Larry Gagosian has redefined how modern and contemporary art is sold. Gagosian, 68, started out selling posters in Los Angeles in the 1970s; he upgraded to prints, opened a fine-art gallery in Los Angeles in 1980, and then opened another gallery in Chelsea, N.Y., in 1985. He expanded to London in 2004, which turned out to be the beginning of an international growth spurt that resulted in Gagosian’s becoming the first dealer to globalize his business. He now has 12 galleries worldwide, as well as pop-up exhibitions from Moscow to Rio de Janeiro. He has used his business savvy to identify emerging collector communities and bring the art world to them, putting pins on the map as he follows the money around the globe.
But his biggest impact on the art world has involved the secondary market for contemporary art. Before Gagosian, collectors purchased contemporary art directly from an artist’s dealer, and they generally sold an artist’s works only to his or her dealer. The artist-dealer relationship was sacrosanct. Gagosian realized that the market’s appetite exceeded this system, and so he began buying and then selling works of artists whom he did not represent. Soon this practice was no longer taboo.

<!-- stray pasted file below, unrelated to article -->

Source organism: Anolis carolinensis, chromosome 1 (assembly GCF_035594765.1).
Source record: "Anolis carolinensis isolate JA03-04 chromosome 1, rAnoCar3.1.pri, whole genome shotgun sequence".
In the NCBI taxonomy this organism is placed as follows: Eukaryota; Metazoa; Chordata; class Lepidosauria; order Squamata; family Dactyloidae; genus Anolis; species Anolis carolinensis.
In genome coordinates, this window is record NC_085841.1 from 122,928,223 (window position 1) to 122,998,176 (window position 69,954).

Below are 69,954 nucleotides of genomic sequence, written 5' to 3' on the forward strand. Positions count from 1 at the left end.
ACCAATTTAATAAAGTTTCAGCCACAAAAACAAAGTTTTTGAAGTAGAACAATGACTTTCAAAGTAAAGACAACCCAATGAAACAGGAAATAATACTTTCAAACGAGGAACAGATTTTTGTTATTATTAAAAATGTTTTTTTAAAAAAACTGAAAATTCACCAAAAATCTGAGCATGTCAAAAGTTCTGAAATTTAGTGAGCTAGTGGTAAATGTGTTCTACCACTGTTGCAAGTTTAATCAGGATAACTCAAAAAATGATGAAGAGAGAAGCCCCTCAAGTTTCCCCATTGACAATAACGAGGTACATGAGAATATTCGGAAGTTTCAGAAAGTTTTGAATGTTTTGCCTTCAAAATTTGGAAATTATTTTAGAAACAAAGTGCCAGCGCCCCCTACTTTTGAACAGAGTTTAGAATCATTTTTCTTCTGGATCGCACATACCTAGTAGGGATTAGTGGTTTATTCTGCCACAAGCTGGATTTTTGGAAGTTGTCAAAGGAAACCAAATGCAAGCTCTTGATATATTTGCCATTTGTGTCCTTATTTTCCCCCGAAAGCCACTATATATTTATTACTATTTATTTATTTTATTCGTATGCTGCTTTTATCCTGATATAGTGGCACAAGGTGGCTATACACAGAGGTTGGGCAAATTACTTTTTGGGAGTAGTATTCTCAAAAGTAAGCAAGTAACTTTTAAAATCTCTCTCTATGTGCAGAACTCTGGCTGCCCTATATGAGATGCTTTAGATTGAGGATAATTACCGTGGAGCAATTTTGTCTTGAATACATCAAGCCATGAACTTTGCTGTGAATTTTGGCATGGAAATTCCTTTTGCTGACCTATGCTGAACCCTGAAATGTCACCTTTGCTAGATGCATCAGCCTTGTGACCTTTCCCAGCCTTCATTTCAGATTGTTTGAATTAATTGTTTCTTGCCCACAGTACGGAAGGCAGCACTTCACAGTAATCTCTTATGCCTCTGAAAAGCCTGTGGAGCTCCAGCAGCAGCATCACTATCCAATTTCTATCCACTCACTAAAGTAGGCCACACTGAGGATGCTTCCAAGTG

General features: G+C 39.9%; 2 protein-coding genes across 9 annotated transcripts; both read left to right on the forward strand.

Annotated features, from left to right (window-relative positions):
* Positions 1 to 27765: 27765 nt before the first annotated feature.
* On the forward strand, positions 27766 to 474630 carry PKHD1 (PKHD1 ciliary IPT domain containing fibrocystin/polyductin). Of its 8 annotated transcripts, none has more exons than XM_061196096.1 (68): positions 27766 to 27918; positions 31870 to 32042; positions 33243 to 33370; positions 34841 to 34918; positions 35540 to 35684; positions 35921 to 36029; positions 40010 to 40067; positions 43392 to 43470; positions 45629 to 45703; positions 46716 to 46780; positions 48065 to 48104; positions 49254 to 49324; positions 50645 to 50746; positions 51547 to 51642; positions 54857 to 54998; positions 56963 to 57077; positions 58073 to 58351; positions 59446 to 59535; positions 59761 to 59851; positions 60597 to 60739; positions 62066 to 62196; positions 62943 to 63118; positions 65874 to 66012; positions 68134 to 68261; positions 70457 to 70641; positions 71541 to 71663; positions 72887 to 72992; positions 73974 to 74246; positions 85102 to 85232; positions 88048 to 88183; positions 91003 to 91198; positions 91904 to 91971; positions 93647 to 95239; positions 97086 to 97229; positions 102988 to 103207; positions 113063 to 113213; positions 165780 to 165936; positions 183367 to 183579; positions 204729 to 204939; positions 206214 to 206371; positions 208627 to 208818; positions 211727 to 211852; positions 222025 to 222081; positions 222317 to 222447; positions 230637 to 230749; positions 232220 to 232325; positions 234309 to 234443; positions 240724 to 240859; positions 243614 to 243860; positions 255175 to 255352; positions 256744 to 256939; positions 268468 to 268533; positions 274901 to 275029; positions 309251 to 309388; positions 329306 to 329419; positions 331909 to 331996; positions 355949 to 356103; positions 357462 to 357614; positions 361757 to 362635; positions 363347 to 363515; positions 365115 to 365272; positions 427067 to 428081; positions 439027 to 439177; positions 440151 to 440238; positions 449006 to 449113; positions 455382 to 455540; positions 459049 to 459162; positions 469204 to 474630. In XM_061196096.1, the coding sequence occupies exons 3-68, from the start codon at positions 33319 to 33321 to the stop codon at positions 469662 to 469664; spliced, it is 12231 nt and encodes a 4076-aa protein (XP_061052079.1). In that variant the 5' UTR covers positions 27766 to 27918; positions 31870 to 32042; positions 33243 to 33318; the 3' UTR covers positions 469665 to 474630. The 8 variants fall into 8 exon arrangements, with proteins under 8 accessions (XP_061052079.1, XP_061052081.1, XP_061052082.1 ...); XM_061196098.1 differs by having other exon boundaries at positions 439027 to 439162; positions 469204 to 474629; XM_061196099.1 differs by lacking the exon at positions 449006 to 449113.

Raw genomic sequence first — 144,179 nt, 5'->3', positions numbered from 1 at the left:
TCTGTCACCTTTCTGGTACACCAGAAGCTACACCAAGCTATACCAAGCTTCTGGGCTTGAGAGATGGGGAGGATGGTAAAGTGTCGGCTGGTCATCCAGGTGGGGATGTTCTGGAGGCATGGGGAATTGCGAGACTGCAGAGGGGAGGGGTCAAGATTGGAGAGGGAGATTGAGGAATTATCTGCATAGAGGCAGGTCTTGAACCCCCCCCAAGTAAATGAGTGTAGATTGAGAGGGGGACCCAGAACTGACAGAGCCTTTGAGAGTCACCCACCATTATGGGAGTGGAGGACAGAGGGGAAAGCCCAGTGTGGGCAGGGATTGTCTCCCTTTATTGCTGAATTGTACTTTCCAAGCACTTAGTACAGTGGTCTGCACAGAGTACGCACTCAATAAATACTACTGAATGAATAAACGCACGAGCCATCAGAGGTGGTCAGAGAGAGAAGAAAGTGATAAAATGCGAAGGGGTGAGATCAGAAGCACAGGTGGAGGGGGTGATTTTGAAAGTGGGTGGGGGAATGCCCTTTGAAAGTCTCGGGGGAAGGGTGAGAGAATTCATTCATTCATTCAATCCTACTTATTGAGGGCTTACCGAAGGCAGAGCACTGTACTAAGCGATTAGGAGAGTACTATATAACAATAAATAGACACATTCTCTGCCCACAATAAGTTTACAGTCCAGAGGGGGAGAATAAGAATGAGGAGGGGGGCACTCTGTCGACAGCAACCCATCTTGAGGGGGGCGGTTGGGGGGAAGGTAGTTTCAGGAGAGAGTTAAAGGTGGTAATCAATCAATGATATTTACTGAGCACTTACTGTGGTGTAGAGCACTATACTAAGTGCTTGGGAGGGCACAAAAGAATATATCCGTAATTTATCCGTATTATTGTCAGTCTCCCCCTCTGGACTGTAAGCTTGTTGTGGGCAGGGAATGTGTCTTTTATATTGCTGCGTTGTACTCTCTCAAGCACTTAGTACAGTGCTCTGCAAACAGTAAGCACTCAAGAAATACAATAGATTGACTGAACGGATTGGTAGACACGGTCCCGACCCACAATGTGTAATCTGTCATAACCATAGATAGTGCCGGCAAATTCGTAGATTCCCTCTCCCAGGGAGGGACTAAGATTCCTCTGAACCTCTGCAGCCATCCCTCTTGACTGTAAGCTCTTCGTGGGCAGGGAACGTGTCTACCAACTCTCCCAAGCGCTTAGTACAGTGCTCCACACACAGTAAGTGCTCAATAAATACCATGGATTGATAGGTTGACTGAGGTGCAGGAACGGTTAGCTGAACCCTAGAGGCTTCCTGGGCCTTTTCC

The Gagosian-led boom in contemporary-art trading resulted in a tremendous rise in prices, including at auction, but it also destabilized artist-dealer pacts. Gagosian has not escaped the blowback. Some of his leading artists, including Mark di Suvero, defected to other galleries. Nevertheless, Gagosian is thriving. He manages top-tier artists and estates, including Takashi Murakami, Richard Serra, and Jean-Michel Basquiat. In 2011, the Wall Street Journal estimated annual sales of nearly $1 billion. www.gagosian.com